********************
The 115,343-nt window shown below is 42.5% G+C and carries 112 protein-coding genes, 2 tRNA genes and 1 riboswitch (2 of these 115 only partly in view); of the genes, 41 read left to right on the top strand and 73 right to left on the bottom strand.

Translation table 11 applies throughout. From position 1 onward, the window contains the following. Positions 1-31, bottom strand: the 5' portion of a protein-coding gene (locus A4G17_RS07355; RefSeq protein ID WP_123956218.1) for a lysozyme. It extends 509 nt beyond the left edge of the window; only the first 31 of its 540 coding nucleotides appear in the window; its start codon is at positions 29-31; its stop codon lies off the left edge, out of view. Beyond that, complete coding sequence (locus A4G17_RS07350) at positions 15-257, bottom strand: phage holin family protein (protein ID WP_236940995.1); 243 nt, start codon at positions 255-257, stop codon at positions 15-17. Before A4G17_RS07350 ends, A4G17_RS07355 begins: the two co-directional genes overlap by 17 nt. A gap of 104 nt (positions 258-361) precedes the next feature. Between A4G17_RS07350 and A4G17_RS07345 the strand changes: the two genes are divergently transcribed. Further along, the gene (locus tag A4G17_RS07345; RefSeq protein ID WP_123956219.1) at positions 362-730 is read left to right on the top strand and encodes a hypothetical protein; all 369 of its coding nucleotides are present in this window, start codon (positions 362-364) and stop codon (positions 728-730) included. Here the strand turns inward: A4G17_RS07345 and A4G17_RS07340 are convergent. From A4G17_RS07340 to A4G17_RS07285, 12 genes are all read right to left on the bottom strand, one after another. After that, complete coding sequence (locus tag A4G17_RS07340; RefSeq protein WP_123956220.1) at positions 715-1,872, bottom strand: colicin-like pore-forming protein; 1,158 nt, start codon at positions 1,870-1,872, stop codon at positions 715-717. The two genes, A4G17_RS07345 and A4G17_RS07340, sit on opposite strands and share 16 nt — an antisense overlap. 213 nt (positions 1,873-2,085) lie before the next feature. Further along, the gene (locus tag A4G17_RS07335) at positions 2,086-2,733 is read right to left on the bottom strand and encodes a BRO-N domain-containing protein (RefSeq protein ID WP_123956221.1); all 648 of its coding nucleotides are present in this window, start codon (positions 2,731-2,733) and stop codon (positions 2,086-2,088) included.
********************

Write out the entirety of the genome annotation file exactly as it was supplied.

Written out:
The 115,343-nt window shown below is 42.5% G+C and carries 112 protein-coding genes, 2 tRNA genes and 1 riboswitch (2 of these 115 only partly in view); of the genes, 41 read left to right on the top strand and 73 right to left on the bottom strand.

Translation table 11 applies throughout. From position 1 onward, the window contains the following. Positions 1-31, bottom strand: the 5' portion of a protein-coding gene (locus A4G17_RS07355; RefSeq protein ID WP_123956218.1) for a lysozyme. It extends 509 nt beyond the left edge of the window; only the first 31 of its 540 coding nucleotides appear in the window; its start codon is at positions 29-31; its stop codon lies off the left edge, out of view. Beyond that, complete coding sequence (locus A4G17_RS07350) at positions 15-257, bottom strand: phage holin family protein (protein ID WP_236940995.1); 243 nt, start codon at positions 255-257, stop codon at positions 15-17. Before A4G17_RS07350 ends, A4G17_RS07355 begins: the two co-directional genes overlap by 17 nt. A gap of 104 nt (positions 258-361) precedes the next feature. Between A4G17_RS07350 and A4G17_RS07345 the strand changes: the two genes are divergently transcribed. Further along, the gene (locus tag A4G17_RS07345; RefSeq protein ID WP_123956219.1) at positions 362-730 is read left to right on the top strand and encodes a hypothetical protein; all 369 of its coding nucleotides are present in this window, start codon (positions 362-364) and stop codon (positions 728-730) included. Here the strand turns inward: A4G17_RS07345 and A4G17_RS07340 are convergent. From A4G17_RS07340 to A4G17_RS07285, 12 genes are all read right to left on the bottom strand, one after another. After that, complete coding sequence (locus tag A4G17_RS07340; RefSeq protein WP_123956220.1) at positions 715-1,872, bottom strand: colicin-like pore-forming protein; 1,158 nt, start codon at positions 1,870-1,872, stop codon at positions 715-717. The two genes, A4G17_RS07345 and A4G17_RS07340, sit on opposite strands and share 16 nt — an antisense overlap. 213 nt (positions 1,873-2,085) lie before the next feature. Further along, the gene (locus tag A4G17_RS07335) at positions 2,086-2,733 is read right to left on the bottom strand and encodes a BRO-N domain-containing protein (RefSeq protein ID WP_123956221.1); all 648 of its coding nucleotides are present in this window, start codon (positions 2,731-2,733) and stop codon (positions 2,086-2,088) included.